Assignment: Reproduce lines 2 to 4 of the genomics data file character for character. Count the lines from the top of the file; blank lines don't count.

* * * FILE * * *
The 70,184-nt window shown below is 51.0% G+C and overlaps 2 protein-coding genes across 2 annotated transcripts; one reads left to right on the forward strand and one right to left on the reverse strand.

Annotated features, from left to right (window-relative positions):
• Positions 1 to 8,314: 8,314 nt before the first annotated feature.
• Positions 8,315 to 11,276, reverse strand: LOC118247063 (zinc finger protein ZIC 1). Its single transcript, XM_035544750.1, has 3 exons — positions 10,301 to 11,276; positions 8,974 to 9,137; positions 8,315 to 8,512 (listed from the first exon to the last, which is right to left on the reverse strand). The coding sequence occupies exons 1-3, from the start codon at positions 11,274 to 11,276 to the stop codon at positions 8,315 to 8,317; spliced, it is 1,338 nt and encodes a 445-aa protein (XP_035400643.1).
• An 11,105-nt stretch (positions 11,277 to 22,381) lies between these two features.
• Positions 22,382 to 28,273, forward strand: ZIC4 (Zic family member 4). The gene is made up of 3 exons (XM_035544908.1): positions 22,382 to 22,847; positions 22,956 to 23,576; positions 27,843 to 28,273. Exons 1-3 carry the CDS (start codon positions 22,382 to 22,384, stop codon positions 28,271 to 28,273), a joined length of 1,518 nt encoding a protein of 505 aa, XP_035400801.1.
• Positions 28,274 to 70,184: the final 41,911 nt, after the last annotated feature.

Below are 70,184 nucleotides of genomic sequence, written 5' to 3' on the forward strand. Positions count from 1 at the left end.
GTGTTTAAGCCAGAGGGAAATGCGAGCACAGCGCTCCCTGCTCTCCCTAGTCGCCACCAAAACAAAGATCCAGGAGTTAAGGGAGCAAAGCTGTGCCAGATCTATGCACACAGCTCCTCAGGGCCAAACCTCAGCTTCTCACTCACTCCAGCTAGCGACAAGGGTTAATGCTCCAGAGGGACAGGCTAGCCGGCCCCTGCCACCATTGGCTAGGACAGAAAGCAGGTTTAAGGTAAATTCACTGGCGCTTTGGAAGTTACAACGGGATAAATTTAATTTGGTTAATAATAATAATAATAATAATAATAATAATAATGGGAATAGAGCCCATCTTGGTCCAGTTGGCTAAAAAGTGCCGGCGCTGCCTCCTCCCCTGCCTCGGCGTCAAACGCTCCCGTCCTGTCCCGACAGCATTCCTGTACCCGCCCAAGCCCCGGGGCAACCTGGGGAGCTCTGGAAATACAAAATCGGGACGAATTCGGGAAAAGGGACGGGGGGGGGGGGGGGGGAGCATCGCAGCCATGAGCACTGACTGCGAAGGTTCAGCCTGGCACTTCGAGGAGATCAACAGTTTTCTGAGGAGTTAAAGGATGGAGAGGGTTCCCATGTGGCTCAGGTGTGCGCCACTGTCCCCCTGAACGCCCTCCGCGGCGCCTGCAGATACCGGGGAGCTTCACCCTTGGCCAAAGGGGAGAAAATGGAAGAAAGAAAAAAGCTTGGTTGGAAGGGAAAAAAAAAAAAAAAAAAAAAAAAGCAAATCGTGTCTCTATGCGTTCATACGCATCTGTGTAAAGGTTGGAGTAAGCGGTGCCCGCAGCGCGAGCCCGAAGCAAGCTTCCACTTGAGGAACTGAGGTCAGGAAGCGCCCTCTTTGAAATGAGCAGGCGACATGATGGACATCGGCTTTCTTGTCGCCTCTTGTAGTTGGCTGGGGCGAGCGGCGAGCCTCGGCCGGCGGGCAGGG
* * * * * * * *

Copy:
Annotated features, from left to right (window-relative positions):
• Positions 1 to 8,314: 8,314 nt before the first annotated feature.
• Positions 8,315 to 11,276, reverse strand: LOC118247063 (zinc finger protein ZIC 1). Its single transcript, XM_035544750.1, has 3 exons — positions 10,301 to 11,276; positions 8,974 to 9,137; positions 8,315 to 8,512 (listed from the first exon to the last, which is right to left on the reverse strand). The coding sequence occupies exons 1-3, from the start codon at positions 11,274 to 11,276 to the stop codon at positions 8,315 to 8,317; spliced, it is 1,338 nt and encodes a 445-aa protein (XP_035400643.1).